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All Plastics Are Bad for Your Body, New Study Finds
A new test of hundreds of plastic products reveals that nearly all, under varying circumstances, contain chemicals that interfere with your body's hormones.
Forget "safe" plastics; keep your family's food far away from any kind of plastic wrap or container.
RODALE NEWS, EMMAUS, PA—It used to be that people who just couldn't break the plastic habit to go plastic-free could at least rely on certain types of plastics, usually those labeled #2, #4, or #5 in the triangle of arrows on the bottom, because those plastics weren't made using bisphenol A or phthalates, the two chemicals in plastic that are known to interfere with the way your body produces and handles estrogen. But a new study published in the journal Environmental Health Perspectives concludes that there really are no "safe" plastics, thanks to all the chemicals, additives, and processing aids that go into making plastic products. In a test of nearly 500 chemical containers, the authors discovered that nearly all exhibited some kind of estrogenic activity.
THE DETAILS: The authors purchased 455 plastic products designed to hold food (including plastic bags and baby bottles) that were made from all different types of plastic. Some of the plastics tested, such as high-density polyethylene (#2 in the recycling triangle) and polypropylene (#5 in the recycling triangle), are considered safer plastics because, prior to this study, they hadn't been shown to leach chemicals. Some of the other plastics, such as corn-based plastics and newer so-called "BPA-free" plastic resins, were also tested. All the plastics were filled with substances mimicking food and then subjected to three types of stress—microwave heating, moist heat similar to what they might be exposed to in a dishwasher, and UV light (simulating a water bottle left in a car during the day or a baby bottle being subjected to UV sterilization).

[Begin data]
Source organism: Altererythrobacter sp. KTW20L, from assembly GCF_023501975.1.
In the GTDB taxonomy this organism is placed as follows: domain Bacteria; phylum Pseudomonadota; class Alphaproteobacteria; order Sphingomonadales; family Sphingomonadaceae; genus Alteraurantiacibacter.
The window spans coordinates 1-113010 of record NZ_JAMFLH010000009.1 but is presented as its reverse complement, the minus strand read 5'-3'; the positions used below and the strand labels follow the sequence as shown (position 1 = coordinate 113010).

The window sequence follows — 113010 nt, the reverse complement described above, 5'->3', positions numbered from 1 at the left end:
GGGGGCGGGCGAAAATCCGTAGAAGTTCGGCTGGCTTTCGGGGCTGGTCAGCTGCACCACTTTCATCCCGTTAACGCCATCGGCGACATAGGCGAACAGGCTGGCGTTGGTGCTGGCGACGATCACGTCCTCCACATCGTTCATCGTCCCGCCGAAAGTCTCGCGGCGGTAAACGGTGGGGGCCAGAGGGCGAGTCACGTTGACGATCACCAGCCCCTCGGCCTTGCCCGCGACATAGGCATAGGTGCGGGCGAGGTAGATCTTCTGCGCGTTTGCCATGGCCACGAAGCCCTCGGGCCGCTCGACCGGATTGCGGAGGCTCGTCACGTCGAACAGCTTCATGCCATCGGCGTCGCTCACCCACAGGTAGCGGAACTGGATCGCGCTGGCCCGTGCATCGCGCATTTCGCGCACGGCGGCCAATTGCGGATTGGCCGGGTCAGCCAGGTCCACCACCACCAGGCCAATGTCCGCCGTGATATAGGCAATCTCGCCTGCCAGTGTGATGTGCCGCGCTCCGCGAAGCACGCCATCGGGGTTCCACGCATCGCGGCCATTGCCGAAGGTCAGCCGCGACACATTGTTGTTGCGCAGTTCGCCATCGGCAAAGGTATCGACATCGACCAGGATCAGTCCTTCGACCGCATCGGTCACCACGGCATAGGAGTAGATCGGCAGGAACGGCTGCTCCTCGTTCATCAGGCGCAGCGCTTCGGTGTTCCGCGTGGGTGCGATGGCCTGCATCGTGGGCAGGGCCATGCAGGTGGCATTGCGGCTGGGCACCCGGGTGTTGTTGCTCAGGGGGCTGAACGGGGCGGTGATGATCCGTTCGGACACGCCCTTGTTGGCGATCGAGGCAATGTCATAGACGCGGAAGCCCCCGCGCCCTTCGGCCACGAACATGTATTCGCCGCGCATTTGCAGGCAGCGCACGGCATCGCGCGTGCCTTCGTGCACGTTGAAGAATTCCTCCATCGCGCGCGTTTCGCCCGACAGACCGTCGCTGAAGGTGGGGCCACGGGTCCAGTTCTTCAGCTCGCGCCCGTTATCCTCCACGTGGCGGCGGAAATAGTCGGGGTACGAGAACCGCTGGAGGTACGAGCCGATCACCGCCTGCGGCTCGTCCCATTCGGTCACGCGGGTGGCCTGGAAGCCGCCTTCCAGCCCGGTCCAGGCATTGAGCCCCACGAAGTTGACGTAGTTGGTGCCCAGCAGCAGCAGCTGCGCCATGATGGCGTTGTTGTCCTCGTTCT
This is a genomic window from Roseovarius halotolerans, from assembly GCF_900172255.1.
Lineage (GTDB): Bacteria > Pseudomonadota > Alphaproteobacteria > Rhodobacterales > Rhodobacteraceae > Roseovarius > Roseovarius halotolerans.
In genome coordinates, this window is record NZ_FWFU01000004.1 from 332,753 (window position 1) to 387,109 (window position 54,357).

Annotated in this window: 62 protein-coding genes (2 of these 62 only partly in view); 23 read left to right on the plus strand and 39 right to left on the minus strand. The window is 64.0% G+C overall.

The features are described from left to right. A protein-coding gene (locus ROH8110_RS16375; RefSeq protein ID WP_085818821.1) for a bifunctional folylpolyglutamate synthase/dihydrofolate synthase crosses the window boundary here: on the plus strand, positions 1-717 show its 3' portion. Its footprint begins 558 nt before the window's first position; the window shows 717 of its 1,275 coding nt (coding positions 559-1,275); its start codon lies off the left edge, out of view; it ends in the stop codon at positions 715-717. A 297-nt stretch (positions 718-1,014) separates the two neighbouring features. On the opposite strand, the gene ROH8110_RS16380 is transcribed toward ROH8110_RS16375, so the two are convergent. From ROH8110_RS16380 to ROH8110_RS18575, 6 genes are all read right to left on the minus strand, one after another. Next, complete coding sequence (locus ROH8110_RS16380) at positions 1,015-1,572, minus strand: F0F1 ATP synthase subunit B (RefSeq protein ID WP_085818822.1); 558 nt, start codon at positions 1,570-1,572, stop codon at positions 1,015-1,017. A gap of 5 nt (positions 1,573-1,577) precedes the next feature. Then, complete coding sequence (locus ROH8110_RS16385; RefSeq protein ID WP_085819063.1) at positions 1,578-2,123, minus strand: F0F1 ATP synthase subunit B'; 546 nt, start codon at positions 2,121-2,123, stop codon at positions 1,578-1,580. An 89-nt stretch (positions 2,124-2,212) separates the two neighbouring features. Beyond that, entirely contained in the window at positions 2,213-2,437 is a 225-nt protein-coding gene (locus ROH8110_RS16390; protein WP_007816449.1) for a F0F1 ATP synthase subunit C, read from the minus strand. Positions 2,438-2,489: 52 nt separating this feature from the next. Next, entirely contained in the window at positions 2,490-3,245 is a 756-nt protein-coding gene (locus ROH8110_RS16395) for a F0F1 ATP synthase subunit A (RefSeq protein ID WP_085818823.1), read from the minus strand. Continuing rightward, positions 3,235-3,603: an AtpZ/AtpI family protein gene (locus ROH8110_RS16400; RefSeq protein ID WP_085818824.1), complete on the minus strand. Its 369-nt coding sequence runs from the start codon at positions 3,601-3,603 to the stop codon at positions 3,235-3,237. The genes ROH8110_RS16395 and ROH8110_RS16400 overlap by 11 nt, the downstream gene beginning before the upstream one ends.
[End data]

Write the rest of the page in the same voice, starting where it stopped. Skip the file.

The researchers were able to measure some type of estrogenic chemical leaching from roughly 95 percent of all the plastics tested, including 100 percent of the food wraps and 98 percent of the plastic bags. Even when the plastics were unstressed and just exposed to various solutions, they still leached estrogenic chemicals. And some of the baby and water bottles labeled "BPA free" showed greater estrogenic activity than polycarbonate bottles, which are made from BPA. When they were subjected to stress, the amount of leaching largely depended on what was in the packaging. For instance, some of the highest levels of leaching occurred in plastics containing saline solution when they were put in the microwave; saline is intended to mimic vegetables or other foods with a high water content. But baby bottles containing ethanol, which is intended to mimic milk and other foods with a higher fat content, leached more when exposed to UV light than they did when they contained a saline solution.
WHAT IT MEANS: There really aren't any "safer" plastics, and it's hard to predict which ones will leach estrogenic chemicals into your food. As this study shows, different plastics containing different types of foods will leach chemicals at different levels. That's largely because there are so many steps and additives in the plastic-making process, says George Bittner, PhD, professor of biology at the University of Texas in Austin and lead author of the study. "A plastic item can subsist of anywhere from five to 20 chemicals, some of which are additives, which are incorporated within the plastic polymer but not bound to the structure," he says. Both the materials that make up the plastic resin and the additives can leach out of plastics, says Bittner, who's also the CEO of CertiChem, the lab that tested the plastics in this study, and a consultant for PlastiPure, a company that works with plastic manufacturers to produce estrogenic-chemical-free plastics. You also have mold-release agents and colorants that are used to make or decorate the plastics, adds Mike Usey, CEO of PlastiPure, and those colorants tend to be highly estrogenic.